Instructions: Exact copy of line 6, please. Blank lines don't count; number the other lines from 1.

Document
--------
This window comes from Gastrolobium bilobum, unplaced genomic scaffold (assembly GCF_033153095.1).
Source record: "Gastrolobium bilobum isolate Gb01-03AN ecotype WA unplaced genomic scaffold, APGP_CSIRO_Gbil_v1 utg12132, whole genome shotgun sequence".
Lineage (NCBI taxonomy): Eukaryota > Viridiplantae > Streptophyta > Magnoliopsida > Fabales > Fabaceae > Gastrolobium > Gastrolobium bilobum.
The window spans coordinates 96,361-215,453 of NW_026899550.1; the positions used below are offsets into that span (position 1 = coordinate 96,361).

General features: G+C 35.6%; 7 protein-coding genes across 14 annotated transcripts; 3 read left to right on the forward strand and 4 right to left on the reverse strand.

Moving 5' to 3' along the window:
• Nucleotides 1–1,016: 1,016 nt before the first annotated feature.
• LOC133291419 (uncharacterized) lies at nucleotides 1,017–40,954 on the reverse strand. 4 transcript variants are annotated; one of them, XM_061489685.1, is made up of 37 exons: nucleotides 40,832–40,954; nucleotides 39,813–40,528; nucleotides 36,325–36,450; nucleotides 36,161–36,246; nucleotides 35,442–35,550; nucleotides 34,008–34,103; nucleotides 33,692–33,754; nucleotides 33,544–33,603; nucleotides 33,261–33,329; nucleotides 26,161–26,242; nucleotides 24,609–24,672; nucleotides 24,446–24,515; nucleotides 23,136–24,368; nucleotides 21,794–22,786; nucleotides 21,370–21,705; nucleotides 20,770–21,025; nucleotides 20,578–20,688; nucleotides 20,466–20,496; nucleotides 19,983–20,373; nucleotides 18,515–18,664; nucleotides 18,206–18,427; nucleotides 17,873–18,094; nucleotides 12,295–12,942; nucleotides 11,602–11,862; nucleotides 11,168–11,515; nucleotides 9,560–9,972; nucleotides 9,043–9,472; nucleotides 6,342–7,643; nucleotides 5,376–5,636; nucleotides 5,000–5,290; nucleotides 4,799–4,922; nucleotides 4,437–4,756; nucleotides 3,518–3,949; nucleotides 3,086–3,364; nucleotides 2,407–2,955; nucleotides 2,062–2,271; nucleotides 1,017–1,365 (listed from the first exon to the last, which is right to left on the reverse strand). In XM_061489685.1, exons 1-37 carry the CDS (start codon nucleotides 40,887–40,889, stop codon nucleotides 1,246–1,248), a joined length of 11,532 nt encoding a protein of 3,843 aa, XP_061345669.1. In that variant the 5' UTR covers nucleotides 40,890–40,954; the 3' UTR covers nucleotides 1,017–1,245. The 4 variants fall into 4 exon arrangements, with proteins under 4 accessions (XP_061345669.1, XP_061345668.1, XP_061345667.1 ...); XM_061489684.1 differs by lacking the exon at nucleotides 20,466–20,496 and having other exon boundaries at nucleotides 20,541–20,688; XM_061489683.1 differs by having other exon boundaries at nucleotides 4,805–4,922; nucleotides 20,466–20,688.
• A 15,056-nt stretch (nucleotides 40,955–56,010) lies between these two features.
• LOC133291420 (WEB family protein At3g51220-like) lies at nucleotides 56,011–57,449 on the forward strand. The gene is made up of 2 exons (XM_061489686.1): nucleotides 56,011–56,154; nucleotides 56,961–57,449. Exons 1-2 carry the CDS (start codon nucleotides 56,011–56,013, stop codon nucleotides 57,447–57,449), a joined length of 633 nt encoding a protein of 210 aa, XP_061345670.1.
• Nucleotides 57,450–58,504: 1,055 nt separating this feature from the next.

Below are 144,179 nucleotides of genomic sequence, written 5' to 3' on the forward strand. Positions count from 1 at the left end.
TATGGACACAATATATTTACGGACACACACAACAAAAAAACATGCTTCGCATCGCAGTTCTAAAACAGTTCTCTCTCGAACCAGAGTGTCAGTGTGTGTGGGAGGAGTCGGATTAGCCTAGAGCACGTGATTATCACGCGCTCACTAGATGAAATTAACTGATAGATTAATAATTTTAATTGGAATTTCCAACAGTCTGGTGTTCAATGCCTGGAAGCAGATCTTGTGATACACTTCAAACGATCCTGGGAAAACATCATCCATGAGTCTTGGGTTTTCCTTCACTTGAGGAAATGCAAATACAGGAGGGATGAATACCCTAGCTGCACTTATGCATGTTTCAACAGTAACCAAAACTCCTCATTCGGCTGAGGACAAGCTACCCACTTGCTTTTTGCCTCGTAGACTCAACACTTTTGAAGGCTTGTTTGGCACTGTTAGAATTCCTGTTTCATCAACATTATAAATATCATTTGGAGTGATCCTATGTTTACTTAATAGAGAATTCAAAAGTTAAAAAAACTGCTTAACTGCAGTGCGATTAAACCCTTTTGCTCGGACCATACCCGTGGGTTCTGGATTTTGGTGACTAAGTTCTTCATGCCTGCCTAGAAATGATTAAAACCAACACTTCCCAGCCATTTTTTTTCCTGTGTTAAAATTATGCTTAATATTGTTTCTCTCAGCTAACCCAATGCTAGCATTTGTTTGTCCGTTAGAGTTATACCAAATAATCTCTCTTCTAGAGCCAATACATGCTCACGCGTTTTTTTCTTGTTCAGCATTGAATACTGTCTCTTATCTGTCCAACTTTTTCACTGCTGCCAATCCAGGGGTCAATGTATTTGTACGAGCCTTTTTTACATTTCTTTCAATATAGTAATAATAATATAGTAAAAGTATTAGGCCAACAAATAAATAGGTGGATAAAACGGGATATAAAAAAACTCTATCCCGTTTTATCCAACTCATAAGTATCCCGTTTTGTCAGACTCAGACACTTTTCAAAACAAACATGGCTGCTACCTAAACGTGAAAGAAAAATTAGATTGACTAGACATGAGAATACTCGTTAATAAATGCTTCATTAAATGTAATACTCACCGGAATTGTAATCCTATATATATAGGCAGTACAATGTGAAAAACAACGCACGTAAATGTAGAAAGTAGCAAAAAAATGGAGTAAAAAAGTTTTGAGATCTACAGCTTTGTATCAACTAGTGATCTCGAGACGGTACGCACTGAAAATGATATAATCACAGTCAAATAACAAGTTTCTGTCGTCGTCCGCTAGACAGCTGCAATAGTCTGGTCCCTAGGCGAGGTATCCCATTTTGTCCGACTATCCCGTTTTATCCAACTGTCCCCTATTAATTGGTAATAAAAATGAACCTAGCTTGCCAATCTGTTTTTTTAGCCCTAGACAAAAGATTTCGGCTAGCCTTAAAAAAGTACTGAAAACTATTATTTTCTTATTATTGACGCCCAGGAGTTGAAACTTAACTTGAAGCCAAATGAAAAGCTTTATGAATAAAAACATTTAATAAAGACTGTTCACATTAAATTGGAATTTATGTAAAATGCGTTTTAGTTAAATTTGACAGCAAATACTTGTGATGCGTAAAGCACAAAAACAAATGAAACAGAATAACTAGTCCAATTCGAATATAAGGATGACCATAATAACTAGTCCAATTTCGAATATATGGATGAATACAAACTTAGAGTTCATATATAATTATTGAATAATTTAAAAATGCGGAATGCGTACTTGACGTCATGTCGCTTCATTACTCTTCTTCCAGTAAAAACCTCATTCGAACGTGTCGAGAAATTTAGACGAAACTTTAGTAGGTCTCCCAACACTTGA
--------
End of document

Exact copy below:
Moving 5' to 3' along the window: